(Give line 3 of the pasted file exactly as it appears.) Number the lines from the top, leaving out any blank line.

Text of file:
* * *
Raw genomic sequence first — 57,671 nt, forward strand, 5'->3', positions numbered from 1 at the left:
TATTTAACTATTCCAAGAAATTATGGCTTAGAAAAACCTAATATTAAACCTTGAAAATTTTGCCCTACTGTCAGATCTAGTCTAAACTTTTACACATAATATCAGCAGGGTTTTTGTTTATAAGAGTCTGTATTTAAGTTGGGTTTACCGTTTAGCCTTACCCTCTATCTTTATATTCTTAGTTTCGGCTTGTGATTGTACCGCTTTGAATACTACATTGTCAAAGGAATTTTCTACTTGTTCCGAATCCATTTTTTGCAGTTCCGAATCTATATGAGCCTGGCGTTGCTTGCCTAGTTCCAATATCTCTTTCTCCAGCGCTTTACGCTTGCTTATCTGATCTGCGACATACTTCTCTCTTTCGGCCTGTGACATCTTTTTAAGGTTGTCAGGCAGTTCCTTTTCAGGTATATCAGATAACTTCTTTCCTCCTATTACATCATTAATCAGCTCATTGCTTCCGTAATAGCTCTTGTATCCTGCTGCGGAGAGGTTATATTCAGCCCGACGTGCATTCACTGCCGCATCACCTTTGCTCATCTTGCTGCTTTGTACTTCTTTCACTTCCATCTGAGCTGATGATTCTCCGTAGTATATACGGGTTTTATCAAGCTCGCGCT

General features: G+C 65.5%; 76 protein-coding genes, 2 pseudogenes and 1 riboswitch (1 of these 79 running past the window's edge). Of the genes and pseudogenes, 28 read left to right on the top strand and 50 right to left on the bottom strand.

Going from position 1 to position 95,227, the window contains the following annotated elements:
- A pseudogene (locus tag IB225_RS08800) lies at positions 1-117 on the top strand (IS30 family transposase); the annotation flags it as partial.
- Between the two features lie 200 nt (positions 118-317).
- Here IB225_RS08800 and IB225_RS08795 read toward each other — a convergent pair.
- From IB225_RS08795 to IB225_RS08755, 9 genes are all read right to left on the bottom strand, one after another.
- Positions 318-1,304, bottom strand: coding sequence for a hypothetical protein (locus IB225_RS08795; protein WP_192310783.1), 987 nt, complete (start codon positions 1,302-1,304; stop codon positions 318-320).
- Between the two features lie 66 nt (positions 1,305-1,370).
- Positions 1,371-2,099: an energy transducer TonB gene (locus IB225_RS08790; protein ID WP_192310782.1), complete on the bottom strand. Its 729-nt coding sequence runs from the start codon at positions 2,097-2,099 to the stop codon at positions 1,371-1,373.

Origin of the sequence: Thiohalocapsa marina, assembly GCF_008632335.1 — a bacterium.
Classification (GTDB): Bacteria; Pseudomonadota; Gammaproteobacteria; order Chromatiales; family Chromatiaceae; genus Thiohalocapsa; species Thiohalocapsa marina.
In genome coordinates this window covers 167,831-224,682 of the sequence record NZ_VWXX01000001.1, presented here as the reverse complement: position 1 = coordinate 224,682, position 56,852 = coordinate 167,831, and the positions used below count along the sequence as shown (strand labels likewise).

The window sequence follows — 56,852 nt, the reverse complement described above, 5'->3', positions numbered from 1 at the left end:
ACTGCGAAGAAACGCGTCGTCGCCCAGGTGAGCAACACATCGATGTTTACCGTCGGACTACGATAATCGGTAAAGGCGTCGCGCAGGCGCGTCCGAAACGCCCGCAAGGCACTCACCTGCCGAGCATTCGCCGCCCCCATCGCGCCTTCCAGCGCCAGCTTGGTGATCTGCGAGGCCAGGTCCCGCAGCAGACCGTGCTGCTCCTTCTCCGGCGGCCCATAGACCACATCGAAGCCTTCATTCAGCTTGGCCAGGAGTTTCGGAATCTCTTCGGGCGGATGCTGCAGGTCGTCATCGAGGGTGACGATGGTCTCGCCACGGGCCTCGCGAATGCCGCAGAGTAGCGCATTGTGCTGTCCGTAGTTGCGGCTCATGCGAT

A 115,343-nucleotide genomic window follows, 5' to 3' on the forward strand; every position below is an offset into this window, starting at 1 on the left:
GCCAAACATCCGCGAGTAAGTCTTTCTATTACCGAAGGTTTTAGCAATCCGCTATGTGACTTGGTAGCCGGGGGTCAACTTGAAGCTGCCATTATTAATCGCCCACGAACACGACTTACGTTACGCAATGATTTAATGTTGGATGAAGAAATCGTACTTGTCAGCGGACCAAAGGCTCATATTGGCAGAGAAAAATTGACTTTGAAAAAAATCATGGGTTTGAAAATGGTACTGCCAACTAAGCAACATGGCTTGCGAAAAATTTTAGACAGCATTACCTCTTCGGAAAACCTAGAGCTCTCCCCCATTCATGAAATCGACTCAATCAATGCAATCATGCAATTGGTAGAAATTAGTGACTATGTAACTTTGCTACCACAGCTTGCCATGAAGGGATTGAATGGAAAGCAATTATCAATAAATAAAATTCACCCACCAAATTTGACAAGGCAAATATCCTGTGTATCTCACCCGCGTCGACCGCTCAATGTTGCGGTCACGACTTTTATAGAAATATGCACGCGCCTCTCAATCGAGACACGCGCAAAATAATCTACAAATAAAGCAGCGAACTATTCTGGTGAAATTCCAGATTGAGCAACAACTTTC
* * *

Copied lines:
General features: G+C 65.5%; 76 protein-coding genes, 2 pseudogenes and 1 riboswitch (1 of these 79 running past the window's edge). Of the genes and pseudogenes, 28 read left to right on the top strand and 50 right to left on the bottom strand.